Parks Victoria is developing a new state-wide ‘Land Management Strategy’, and has invited public comment on its guiding principles. This is just the first stage, but it could set the scene for how our national parks and the many smaller reserves across the state are managed.

The document will set the direction of management for Victoria’s park estate: over 4 million hectares of public land, the great majority of which is made up of around 90 national and state parks and marine parks. However the estate also includes over two and a half thousand smaller nature conservation and other reserves, all of which make valuable contributions to nature conservation.

While a consistent approach to managing all of these areas is important, it’s also important to acknowledge the clearly legislated, unambiguous objective of national park and state park management: the protection of our native plants and animals and the all-important habitats that sustain them. In this day and age, that means reversing declines in condition, so our parks are healthy and thriving.

The draft Aspiration Statement and Guiding Principles for Parks Victoria’s Land Management Strategy can be found at engage.vic.gov.au/lms  and submissions are due by midnight on Sunday 29th September.

While the draft proposals are generally good, and we want to show support for them, there are a few improvements that could and should be made to this important document. We suggest you take a few minutes to read the brief Aspiration Statement, and the eight Guiding Principles and then:

  • Check in as an ‘interested community member’
  • Say you ‘slightly oppose’ the Aspiration Statement, and add as a comment that the word ‘resilient’ is not strong enough – we must reverse declines in native ecosystems in Victoria.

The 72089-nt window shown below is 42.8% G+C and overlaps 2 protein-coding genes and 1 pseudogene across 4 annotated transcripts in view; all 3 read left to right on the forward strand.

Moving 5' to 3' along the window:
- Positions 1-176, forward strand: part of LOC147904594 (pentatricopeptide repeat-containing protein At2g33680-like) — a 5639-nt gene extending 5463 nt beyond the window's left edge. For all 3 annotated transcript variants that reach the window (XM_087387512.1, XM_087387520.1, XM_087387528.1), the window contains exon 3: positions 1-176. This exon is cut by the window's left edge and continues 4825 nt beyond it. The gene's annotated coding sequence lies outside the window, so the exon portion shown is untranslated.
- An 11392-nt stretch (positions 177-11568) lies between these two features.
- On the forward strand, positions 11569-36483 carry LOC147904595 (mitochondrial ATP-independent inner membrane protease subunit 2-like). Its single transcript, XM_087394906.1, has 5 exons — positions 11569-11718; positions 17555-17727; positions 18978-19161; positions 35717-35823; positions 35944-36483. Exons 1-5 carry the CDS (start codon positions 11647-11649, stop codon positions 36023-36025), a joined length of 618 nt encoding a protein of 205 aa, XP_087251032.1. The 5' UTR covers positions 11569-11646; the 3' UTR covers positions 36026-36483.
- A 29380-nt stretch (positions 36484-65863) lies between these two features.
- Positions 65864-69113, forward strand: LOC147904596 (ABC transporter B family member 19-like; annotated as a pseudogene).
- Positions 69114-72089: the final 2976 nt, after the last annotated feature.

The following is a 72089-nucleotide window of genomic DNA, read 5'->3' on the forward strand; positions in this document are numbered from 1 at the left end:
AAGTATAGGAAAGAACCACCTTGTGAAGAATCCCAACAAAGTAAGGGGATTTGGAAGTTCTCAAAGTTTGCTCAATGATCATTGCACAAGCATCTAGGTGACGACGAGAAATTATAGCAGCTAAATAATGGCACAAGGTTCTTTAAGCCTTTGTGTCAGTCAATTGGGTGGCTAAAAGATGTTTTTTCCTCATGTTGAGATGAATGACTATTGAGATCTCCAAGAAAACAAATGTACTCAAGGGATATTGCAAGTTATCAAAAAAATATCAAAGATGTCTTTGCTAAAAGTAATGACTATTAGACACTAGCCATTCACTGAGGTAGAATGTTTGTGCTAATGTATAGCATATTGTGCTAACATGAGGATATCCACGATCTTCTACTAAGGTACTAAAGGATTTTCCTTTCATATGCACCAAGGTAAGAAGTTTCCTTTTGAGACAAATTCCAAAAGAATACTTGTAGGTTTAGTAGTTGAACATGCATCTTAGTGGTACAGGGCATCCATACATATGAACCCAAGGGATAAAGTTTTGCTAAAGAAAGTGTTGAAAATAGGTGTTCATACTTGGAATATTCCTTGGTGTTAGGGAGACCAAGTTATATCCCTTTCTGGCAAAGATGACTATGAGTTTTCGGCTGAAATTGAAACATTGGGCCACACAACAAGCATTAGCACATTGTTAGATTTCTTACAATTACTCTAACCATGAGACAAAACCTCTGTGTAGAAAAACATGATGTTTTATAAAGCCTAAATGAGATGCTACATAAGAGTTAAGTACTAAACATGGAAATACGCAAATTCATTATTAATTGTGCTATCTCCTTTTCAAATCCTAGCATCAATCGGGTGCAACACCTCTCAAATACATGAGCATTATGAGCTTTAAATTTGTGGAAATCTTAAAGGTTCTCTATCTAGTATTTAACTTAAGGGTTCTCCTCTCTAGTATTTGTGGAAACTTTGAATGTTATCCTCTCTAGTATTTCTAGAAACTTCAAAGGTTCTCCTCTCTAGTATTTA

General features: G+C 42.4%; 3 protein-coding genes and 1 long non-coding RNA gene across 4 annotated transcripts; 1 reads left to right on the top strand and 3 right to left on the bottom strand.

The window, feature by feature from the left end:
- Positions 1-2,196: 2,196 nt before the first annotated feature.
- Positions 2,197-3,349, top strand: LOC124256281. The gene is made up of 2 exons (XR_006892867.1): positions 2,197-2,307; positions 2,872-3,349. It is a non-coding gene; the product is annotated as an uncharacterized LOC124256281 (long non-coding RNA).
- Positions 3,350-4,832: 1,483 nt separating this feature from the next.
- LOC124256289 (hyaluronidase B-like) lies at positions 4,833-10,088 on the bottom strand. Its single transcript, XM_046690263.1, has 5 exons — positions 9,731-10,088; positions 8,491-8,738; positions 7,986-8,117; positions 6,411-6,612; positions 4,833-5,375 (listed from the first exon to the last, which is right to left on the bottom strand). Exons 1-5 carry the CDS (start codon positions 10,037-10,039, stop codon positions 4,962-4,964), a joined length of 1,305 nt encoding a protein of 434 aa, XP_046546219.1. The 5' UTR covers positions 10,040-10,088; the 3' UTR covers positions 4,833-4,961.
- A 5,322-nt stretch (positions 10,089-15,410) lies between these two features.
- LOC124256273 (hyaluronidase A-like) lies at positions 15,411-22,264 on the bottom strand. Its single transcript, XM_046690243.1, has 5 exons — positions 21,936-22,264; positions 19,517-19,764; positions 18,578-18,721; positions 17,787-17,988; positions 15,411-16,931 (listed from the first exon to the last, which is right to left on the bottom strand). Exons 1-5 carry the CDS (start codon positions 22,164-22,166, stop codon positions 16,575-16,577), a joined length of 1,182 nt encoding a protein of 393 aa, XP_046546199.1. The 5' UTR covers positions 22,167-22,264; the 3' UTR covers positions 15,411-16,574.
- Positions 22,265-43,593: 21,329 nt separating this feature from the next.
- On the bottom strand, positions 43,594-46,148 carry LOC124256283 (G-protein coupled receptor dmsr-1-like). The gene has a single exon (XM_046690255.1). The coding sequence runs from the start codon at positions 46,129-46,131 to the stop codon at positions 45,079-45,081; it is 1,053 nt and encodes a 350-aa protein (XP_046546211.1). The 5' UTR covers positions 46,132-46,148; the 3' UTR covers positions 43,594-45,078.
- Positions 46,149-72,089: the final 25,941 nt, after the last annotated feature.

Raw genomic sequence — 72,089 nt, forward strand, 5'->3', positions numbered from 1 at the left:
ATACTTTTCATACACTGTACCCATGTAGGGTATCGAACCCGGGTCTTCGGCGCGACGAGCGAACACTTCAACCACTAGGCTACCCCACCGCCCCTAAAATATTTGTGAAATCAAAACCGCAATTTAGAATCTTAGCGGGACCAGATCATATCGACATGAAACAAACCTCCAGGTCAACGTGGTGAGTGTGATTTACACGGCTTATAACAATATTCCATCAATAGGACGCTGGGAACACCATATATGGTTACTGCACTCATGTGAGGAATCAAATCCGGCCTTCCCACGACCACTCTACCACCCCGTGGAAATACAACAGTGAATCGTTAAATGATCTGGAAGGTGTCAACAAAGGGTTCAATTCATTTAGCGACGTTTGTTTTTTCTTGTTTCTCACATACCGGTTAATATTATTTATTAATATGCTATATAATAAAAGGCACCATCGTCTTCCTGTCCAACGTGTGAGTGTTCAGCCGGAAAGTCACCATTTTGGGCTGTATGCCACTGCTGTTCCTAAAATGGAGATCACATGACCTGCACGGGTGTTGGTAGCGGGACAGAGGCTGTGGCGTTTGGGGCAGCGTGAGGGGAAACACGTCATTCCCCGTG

• Fill in the website’s Guiding Principles table:

Park strategy principles table

We suggest you then add, in the Guiding Principles comments box:

Guiding Principle 1: While maintaining and strengthening the parks estate is a very good aim, there should be a clear acknowledgement of the important role played by national and state parks, and marine national parks. Currently, national parks are not mentioned anywhere in the Guiding Principles.

Guiding Principle 5: Protecting the state’s natural values is important enough, and difficult enough, to warrant a section of its own. There is a raft of state and national legislation calling for protection of nature, and a complex range of threats to be dealt with. Cultural values are also important, but generally have different challenges, and so also warrant their own section.

And you might like to add some comments of your own…

Make a submission now

Submissions are due by midnight on Sunday 29 September.

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